Sunday, December 28, 2014

Elves On Shelves, Elves On Shelves — Children Who Surveil Themselves

The Elf on a Shelf™ is now a decade old, but I am only just now learning of it. Here's Kelly J. Baker at USC Annenberg's Religion Dispatches:

“I need to be good because of the elf that lives my room,” my five-year old explained.
“The what? Who lives where?” I ask.
“The elf that knows if I’m bad or good,” she replies.
 “There is no elf in your room,” I say.
“Yes, there is. He’s invisible,” she notes.
I sigh wearily.


Her imaginary elf is a version of The Elf on the Shelf ™, an androgynous, rosy-cheeked elf toy that monitors children as Christmas approaches. It is available in light or dark-skinned varieties. Accessories allow families to transform the elf into a boy or girl.

The elf emerged from The Elf on the Shelf: A Christmas Tradition co-authored by mother and daughter, Carol Aebersold and Chanda Bell. The book alone has sold over six million copies since it was released in 2005. For $29.95, parents can purchase the book and toy to start a new tradition. The story presents a “scout elf,” who journeyed all the way from the North Pole to watch children to find out whether they are naughty or nice. The elf surveils children during the day to uncover bad behavior, then it returns to the North Pole every night to report back to jolly old St. Nick.


These elves are ubiquitous. They can be purchased from bookstores, Target, and online retailers. ...

Yep, it's a Christmas tradition, all right:
He knows when you've been sleeping,
He knows when you're awake;
He knows if you've been bad or good,
So be good for goodness' sake!
— "Santa Claus is coming to town", Coots and Gillespie, 1934
The EotS does not talk, but kids are encouraged by this "tradition" to talk to it, to tell it secrets, etc. I do not know if the commercial version of EotS contains a recording device or not, but with ever tinier technology, surely it's only a matter of time.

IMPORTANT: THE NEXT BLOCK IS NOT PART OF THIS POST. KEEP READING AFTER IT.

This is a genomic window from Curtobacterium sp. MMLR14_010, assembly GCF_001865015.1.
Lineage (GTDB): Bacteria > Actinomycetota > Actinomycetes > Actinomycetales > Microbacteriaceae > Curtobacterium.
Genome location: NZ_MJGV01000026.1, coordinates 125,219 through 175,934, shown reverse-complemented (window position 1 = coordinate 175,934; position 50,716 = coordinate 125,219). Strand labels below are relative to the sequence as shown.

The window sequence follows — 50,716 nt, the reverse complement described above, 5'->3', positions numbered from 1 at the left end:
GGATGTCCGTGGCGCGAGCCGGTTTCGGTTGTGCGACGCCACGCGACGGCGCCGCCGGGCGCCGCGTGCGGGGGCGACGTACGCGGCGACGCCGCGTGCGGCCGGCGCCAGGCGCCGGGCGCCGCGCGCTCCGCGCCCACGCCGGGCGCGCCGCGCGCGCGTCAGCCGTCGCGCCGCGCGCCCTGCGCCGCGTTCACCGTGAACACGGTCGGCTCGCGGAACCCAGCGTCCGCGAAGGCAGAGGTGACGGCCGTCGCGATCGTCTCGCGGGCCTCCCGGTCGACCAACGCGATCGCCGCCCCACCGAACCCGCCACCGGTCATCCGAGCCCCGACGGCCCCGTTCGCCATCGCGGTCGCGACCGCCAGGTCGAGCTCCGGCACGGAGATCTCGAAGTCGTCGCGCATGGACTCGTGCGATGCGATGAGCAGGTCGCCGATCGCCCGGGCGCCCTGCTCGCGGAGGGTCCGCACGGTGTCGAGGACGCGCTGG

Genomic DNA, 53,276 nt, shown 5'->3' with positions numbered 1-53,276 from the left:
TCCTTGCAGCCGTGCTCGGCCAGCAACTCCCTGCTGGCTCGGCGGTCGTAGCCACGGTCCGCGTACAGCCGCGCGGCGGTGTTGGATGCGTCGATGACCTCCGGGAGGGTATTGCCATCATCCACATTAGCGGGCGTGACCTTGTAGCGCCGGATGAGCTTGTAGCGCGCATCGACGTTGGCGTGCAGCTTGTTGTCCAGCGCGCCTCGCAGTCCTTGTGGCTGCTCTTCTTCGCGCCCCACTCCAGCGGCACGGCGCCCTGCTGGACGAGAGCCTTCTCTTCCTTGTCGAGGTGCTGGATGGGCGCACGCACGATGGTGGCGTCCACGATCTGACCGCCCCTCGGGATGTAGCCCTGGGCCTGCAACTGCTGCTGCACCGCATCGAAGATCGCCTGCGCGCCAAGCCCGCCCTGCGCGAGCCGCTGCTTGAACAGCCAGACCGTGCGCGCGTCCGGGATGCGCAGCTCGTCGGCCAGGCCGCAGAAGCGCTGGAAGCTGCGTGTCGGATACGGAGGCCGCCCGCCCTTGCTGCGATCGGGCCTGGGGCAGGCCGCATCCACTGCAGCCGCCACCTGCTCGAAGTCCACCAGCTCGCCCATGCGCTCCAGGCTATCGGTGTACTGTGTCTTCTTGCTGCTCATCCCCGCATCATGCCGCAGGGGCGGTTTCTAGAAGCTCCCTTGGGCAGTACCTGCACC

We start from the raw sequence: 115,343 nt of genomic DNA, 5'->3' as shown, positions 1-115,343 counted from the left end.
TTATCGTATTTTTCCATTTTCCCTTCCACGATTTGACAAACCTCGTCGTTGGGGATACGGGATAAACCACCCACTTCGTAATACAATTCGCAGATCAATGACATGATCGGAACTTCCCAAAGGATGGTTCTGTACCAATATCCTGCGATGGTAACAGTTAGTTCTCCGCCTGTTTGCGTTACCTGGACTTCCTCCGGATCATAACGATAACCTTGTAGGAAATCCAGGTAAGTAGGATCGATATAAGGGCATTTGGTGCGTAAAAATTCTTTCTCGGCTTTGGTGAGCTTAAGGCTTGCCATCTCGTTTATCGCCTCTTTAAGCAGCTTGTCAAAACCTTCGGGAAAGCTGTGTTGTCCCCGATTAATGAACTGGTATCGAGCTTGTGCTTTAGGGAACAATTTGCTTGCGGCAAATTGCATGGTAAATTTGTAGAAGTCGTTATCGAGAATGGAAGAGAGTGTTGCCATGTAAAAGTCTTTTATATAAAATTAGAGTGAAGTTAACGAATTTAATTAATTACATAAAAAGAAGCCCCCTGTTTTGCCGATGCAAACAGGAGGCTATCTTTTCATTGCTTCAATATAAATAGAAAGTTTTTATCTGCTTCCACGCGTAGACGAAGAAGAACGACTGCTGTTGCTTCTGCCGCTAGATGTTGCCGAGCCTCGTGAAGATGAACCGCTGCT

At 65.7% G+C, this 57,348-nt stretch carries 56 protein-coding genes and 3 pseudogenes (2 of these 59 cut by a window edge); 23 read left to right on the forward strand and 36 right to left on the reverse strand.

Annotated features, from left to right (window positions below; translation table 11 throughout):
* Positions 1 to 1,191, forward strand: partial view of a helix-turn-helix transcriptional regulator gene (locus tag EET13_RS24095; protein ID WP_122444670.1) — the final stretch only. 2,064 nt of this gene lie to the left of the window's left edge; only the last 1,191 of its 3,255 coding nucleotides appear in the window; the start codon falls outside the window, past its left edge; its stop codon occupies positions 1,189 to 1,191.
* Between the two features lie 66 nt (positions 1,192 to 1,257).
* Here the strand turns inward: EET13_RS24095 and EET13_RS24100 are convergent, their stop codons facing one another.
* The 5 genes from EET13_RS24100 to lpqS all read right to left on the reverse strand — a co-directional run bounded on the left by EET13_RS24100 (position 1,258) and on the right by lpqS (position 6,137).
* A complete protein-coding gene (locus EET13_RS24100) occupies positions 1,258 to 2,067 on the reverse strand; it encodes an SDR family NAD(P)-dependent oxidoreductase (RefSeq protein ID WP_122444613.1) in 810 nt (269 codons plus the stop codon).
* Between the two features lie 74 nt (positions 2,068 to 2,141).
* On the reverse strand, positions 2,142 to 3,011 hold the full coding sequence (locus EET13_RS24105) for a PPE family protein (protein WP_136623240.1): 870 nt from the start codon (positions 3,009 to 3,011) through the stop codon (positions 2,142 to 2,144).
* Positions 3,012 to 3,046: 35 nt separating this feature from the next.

The kid is forbidden, however, to touch the EotS: it would interfere with the Elf's "magic." (That's the word in the story, certainly not my word.) Some parents move the elf around the house so that it appears in a different room every morning. This teaches children a valuable lesson for later in their intrusively surveilled American lives: Always look for the "bug" — is the mic in the A/C vent? hidden behind the toaster? in the freezer, well-positioned to hear the obese child going through items, looking for a snack? in the garage, near the home workshop to catch any stray cussing by the adolescents using it? looking over the passenger seat of the car the teen uses for dates, to "see"/"hear" any back-seat activity?

Here's a picture of the Elf:

(Sorry; the Elf is invisible (except when it isn't), remember? Otherwise, the child might think s/he is not under surveillance when s/he can't see the Elf.)

Using the EotS from birth through, say, the last year of middle school should be sufficient to acclimate the kid to a world of constant surveillance under all circumstances... ALL circumstances. The federal government's three-letter agencies appreciate every parent's assistance with their children.

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